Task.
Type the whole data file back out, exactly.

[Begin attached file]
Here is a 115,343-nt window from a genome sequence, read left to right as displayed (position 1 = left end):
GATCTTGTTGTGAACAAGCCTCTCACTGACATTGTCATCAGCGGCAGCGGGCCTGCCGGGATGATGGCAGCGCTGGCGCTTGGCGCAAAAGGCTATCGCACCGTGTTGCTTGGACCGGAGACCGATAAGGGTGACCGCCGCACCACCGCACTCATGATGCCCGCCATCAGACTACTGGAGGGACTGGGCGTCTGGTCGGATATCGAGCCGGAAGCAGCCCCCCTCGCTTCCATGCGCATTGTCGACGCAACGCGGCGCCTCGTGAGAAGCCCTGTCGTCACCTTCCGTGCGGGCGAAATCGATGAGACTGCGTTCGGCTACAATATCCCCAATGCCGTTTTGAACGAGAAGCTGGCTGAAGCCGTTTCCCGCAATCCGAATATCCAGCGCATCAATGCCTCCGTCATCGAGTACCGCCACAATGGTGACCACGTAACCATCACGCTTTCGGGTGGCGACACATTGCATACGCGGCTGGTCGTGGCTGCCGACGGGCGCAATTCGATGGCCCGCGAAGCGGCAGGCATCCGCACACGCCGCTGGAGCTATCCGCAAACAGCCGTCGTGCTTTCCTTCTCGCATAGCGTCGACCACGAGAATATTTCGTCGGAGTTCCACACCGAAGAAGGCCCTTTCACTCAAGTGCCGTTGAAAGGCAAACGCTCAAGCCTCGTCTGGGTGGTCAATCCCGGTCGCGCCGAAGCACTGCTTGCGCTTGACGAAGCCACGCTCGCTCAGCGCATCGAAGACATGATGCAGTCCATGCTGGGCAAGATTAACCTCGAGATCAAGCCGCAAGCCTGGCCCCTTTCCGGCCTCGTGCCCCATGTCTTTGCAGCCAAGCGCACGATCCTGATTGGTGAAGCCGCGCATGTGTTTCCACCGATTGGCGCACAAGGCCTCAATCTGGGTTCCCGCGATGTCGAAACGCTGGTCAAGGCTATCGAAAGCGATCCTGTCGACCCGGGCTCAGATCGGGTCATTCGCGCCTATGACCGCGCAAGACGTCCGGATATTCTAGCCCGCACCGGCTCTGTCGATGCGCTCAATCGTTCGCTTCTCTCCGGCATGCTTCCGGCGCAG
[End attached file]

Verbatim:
Here is a 115,343-nt window from a genome sequence, read left to right as displayed (position 1 = left end):
GATCTTGTTGTGAACAAGCCTCTCACTGACATTGTCATCAGCGGCAGCGGGCCTGCCGGGATGATGGCAGCGCTGGCGCTTGGCGCAAAAGGCTATCGCACCGTGTTGCTTGGACCGGAGACCGATAAGGGTGACCGCCGCACCACCGCACTCATGATGCCCGCCATCAGACTACTGGAGGGACTGGGCGTCTGGTCGGATATCGAGCCGGAAGCAGCCCCCCTCGCTTCCATGCGCATTGTCGACGCAACGCGGCGCCTCGTGAGAAGCCCTGTCGTCACCTTCCGTGCGGGCGAAATCGATGAGACTGCGTTCGGCTACAATATCCCCAATGCCGTTTTGAACGAGAAGCTGGCTGAAGCCGTTTCCCGCAATCCGAATATCCAGCGCATCAATGCCTCCGTCATCGAGTACCGCCACAATGGTGACCACGTAACCATCACGCTTTCGGGTGGCGACACATTGCATACGCGGCTGGTCGTGGCTGCCGACGGGCGCAATTCGATGGCCCGCGAAGCGGCAGGCATCCGCACACGCCGCTGGAGCTATCCGCAAACAGCCGTCGTGCTTTCCTTCTCGCATAGCGTCGACCACGAGAATATTTCGTCGGAGTTCCACACCGAAGAAGGCCCTTTCACTCAAGTGCCGTTGAAAGGCAAACGCTCAAGCCTCGTCTGGGTGGTCAATCCCGGTCGCGCCGAAGCACTGCTTGCGCTTGACGAAGCCACGCTCGCTCAGCGCATCGAAGACATGATGCAGTCCATGCTGGGCAAGATTAACCTCGAGATCAAGCCGCAAGCCTGGCCCCTTTCCGGCCTCGTGCCCCATGTCTTTGCAGCCAAGCGCACGATCCTGATTGGTGAAGCCGCGCATGTGTTTCCACCGATTGGCGCACAAGGCCTCAATCTGGGTTCCCGCGATGTCGAAACGCTGGTCAAGGCTATCGAAAGCGATCCTGTCGACCCGGGCTCAGATCGGGTCATTCGCGCCTATGACCGCGCAAGACGTCCGGATATTCTAGCCCGCACCGGCTCTGTCGATGCGCTCAATCGTTCGCTTCTCTCCGGCATGCTTCCGGCGCAG